Quick Thoughts on Amanda Palmer, The Art of Asking, Vulnerability, and Trust

Yesterday, TED posted the TEDTalk of Amanda Palmer. The name sounded vaguely familiar, but because I kept seeing tweets saying that “Palmer Wins TED,” I thought, I’ve gotta watch this talk. So, before I get into some of my thoughts it, I’ll let you watch it.

Apparently, there’s been a big hullabaloo over Palmer accepting $1,000,000 through Kickstarter, but continuing to ask musicians to work for “free.” I’d rather not get into that discussion, but I think it’s important to mention before moving on.

Amanda Palmer: A big congratulations! This TEDTalk certainly created news yesterday. For some, it’s because she didn’t answer questions that some had asked regarding the Kickstarter funds, for others, because she raised some important ideas about the music business. It’s certainly not easy to challenge mainstream ideas and even harder to do so with so many people who think you’re wrong (and are shouting that at you).

The Art of Asking: For some, there is nothing harder than asking for help. Asking for what you’re worth. People who are just starting their own business often have lots of problems trying to figure out just how much they should charge. Much of this has to do with psychology and our ideas of self-worth, but there’s also the cultural stereotype that it’s not okay to ask. It’s so great that Amanda could demonstrate how asking is not something to be afraid of.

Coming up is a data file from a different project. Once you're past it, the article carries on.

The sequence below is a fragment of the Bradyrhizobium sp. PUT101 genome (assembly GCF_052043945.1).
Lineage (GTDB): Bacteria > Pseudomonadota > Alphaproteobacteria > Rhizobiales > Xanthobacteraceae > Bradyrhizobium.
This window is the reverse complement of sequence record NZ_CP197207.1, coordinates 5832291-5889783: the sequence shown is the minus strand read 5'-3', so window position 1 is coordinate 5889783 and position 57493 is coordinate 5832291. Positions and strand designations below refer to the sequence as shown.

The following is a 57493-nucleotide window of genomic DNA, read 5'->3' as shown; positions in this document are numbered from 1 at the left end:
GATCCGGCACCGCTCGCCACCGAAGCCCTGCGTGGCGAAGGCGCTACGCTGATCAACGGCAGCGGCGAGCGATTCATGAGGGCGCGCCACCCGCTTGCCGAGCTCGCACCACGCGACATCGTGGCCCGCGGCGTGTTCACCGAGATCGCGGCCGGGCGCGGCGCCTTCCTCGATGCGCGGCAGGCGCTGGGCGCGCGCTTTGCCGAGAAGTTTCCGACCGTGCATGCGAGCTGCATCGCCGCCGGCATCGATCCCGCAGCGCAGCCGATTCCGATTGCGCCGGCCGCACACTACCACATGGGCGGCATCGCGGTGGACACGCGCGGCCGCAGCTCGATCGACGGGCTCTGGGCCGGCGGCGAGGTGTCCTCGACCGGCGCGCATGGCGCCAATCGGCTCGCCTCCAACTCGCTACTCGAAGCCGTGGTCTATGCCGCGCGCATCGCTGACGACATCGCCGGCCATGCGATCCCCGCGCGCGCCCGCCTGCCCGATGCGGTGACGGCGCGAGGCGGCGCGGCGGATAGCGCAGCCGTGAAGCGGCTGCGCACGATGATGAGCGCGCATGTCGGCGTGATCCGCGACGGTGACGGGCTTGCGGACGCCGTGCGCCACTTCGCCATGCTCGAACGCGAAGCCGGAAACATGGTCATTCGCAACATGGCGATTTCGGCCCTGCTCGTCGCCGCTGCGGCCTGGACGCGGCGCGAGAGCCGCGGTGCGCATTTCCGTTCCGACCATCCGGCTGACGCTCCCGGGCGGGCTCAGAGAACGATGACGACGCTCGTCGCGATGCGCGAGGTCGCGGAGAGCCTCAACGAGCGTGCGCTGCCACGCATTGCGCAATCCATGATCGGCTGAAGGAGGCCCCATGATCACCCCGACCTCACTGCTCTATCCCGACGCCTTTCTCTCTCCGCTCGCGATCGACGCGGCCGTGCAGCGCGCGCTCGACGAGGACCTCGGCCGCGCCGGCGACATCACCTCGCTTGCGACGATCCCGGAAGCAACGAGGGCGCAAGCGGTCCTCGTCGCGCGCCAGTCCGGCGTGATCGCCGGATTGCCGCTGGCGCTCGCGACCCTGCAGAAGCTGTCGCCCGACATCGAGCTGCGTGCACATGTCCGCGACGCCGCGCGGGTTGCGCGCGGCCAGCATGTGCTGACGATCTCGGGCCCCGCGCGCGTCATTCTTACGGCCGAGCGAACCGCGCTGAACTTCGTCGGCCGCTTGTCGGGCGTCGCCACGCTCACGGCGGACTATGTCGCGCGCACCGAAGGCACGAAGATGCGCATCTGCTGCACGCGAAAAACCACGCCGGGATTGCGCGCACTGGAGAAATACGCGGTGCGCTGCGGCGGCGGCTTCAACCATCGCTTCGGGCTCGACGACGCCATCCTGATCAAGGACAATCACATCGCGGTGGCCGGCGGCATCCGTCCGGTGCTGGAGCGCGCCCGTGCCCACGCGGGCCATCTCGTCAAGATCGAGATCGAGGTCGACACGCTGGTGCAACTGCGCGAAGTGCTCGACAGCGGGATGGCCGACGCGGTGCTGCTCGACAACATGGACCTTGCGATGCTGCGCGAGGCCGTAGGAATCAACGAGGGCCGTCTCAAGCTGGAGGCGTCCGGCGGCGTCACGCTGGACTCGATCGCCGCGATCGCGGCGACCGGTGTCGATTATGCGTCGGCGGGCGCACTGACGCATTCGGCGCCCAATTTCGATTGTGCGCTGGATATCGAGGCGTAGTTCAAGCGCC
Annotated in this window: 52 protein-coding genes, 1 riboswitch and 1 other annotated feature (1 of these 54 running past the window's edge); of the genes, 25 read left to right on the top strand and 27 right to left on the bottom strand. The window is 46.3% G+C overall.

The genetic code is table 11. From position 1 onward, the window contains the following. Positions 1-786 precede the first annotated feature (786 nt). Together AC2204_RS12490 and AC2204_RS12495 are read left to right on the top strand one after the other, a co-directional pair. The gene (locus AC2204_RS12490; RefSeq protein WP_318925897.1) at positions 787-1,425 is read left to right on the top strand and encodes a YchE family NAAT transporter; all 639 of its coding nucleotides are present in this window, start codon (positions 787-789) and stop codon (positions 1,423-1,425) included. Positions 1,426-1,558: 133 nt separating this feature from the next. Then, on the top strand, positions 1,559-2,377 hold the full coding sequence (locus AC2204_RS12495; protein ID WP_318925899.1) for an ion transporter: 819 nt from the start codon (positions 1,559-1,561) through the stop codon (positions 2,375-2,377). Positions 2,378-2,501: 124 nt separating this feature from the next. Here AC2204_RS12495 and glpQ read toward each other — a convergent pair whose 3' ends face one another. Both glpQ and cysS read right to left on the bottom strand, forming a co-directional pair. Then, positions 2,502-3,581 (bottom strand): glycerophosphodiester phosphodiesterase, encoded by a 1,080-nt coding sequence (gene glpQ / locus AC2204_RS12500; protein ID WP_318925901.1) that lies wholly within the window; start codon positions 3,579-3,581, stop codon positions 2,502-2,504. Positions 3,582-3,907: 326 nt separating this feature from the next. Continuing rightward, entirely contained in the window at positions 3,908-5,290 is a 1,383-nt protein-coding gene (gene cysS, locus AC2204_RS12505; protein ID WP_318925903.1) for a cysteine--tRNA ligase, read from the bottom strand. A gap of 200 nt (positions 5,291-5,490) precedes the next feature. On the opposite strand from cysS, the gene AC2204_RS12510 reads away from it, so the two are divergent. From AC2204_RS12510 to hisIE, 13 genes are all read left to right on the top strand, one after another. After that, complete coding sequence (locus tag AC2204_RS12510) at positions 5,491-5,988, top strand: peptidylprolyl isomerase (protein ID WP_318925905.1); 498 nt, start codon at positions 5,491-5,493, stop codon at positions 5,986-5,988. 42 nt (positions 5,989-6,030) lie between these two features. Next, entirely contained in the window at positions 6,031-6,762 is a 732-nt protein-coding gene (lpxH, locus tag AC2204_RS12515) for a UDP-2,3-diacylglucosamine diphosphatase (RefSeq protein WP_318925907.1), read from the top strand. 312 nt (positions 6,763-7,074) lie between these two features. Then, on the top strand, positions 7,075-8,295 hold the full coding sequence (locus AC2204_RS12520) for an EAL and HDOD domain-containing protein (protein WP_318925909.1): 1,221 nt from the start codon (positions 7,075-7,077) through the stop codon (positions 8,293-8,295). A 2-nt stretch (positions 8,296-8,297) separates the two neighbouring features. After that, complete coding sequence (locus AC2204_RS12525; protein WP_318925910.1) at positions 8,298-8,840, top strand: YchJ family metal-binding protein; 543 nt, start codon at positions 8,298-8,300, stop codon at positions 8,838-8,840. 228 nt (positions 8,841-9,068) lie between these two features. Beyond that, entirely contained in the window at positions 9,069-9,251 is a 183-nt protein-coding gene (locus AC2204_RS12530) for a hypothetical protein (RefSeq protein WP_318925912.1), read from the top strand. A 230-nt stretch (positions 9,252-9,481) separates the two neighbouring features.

Vulnerability: On the topic of asking… I remember reading about people who pose as beggars — not for the money, but to gain the experience of what it’s like to beg or ask for money. It’s not something that I’ve done, but after watching this TEDTalk, it’s an experience that I think is certainly worth considering. It might shatter stereotypes of what it’s like to ask for help and would certainly foster a greater sense of empathy.

Trust: Without getting too much into a philosophical discussion, it’s great to see a tangible example of someone who “trusts the flow of life,” and is rewarded for it.

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One response to “Quick Thoughts on Amanda Palmer, The Art of Asking, Vulnerability, and Trust

  1. Pingback: Twenty Online Talks That Will Change Your Life, Part 1 | Jeremiah Stanghini

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